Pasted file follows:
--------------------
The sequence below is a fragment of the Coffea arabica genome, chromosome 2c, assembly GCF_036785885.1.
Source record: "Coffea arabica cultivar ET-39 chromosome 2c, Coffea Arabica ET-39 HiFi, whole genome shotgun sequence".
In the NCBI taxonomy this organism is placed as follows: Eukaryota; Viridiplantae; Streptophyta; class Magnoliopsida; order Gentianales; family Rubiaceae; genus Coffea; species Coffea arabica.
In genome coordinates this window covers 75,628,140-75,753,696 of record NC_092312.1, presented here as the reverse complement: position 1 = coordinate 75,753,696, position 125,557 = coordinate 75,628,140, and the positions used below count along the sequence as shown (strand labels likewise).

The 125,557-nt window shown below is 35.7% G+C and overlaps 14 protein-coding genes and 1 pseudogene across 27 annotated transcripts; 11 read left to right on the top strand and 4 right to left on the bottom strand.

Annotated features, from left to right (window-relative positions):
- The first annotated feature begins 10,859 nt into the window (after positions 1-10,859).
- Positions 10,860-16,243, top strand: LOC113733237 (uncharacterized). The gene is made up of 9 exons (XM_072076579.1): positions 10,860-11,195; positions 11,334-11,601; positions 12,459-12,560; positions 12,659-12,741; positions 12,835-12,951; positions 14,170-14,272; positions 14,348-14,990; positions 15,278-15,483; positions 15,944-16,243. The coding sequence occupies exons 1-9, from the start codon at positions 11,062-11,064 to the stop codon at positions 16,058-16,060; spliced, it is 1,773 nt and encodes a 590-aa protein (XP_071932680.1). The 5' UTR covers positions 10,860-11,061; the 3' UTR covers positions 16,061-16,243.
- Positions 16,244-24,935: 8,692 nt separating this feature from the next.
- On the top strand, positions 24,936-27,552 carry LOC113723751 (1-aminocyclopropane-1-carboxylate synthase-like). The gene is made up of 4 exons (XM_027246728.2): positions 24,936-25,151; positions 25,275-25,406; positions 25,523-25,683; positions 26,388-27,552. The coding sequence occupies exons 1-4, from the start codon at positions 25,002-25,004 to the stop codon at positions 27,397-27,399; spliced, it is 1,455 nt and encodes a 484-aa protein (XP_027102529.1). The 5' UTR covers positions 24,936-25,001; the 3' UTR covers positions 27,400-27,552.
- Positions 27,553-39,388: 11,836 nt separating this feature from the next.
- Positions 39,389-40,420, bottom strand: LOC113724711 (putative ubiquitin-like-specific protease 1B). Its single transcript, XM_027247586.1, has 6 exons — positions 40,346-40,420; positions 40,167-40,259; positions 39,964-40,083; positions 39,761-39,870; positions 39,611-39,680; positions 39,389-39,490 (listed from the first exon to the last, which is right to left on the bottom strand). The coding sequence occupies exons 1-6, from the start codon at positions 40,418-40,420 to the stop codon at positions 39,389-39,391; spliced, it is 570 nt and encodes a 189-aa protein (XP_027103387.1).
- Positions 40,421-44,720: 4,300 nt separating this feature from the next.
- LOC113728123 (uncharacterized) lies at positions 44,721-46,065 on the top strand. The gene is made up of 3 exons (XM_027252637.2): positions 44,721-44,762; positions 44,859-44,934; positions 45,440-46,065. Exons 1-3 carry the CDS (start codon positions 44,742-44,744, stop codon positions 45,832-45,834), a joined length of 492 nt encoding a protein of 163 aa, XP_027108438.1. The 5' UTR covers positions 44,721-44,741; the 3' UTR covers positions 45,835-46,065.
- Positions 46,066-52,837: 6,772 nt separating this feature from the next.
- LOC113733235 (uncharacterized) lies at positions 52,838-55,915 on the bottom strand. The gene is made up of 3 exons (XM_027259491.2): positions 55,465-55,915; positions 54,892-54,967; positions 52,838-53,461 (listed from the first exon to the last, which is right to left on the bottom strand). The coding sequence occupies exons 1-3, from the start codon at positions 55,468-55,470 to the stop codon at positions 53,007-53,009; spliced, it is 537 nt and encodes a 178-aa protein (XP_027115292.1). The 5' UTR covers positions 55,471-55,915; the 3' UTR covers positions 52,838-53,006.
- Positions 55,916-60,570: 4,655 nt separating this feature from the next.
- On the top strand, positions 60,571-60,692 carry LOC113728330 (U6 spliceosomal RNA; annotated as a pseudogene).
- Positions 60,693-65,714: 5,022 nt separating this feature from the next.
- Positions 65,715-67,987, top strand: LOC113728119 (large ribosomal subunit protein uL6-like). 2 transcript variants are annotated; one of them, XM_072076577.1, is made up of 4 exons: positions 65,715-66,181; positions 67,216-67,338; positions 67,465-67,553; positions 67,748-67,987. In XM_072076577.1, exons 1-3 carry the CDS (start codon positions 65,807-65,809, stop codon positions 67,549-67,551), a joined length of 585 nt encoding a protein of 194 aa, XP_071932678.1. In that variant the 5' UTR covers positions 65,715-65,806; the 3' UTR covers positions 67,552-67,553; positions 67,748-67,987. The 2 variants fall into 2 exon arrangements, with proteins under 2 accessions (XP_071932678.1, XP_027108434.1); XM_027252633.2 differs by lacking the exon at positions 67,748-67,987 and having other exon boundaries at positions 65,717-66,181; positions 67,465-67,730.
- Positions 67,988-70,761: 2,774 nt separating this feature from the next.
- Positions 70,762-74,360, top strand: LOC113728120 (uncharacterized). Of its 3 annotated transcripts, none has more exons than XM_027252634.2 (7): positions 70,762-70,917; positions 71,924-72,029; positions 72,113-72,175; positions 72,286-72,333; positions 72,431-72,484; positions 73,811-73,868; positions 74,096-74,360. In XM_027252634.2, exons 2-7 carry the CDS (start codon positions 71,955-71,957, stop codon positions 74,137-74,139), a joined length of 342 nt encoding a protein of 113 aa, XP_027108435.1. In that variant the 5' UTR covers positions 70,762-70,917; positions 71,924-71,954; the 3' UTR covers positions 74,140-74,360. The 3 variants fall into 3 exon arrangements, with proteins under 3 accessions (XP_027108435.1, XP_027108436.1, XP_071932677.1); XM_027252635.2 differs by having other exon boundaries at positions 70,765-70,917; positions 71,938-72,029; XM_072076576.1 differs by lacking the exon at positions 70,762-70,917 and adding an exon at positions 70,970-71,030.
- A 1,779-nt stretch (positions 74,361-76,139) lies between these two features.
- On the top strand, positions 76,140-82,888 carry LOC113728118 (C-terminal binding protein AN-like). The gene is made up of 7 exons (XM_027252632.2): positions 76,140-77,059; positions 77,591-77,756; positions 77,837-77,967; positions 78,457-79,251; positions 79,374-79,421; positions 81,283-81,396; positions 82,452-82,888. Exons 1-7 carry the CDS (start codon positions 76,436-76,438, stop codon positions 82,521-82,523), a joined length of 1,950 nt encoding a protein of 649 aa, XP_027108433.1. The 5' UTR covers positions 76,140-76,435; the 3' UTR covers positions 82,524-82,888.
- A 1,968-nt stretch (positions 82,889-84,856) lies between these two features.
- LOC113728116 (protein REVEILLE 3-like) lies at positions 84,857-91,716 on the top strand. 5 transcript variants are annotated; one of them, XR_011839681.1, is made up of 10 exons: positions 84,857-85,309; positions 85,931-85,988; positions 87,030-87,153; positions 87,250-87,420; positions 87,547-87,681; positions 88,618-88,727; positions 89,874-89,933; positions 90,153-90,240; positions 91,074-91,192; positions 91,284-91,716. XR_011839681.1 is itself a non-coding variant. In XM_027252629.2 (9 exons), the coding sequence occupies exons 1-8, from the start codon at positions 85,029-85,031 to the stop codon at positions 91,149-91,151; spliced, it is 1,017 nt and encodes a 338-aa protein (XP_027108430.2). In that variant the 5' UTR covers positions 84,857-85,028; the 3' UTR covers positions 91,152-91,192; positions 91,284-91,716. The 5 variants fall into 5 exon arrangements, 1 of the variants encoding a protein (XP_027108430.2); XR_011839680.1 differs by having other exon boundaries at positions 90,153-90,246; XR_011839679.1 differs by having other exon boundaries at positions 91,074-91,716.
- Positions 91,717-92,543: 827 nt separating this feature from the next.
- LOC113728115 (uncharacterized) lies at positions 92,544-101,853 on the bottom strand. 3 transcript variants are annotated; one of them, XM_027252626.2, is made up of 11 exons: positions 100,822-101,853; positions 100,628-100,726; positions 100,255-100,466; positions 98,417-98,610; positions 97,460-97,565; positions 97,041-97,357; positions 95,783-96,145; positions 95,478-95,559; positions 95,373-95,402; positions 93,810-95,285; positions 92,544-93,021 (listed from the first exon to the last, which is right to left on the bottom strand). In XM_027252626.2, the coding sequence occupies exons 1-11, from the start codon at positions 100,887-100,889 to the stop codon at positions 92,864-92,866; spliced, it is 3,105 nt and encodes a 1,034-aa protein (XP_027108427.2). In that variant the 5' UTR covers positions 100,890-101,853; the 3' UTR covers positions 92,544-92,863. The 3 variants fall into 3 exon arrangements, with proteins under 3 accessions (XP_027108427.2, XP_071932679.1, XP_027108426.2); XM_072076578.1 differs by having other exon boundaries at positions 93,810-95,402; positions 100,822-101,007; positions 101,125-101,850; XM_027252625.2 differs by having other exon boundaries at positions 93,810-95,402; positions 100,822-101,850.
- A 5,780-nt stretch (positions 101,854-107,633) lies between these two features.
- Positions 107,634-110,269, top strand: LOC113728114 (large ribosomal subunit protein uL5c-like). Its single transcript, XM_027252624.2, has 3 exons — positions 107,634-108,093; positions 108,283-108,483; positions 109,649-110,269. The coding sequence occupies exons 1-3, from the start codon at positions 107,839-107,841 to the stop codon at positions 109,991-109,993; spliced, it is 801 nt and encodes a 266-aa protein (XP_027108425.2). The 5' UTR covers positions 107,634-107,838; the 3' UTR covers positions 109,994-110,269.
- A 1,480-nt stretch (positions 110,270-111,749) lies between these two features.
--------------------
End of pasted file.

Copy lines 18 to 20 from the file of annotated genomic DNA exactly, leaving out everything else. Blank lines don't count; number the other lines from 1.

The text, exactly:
- On the top strand, positions 60,571-60,692 carry LOC113728330 (U6 spliceosomal RNA; annotated as a pseudogene).
- Positions 60,693-65,714: 5,022 nt separating this feature from the next.
- Positions 65,715-67,987, top strand: LOC113728119 (large ribosomal subunit protein uL6-like). 2 transcript variants are annotated; one of them, XM_072076577.1, is made up of 4 exons: positions 65,715-66,181; positions 67,216-67,338; positions 67,465-67,553; positions 67,748-67,987. In XM_072076577.1, exons 1-3 carry the CDS (start codon positions 65,807-65,809, stop codon positions 67,549-67,551), a joined length of 585 nt encoding a protein of 194 aa, XP_071932678.1. In that variant the 5' UTR covers positions 65,715-65,806; the 3' UTR covers positions 67,552-67,553; positions 67,748-67,987. The 2 variants fall into 2 exon arrangements, with proteins under 2 accessions (XP_071932678.1, XP_027108434.1); XM_027252633.2 differs by lacking the exon at positions 67,748-67,987 and having other exon boundaries at positions 65,717-66,181; positions 67,465-67,730.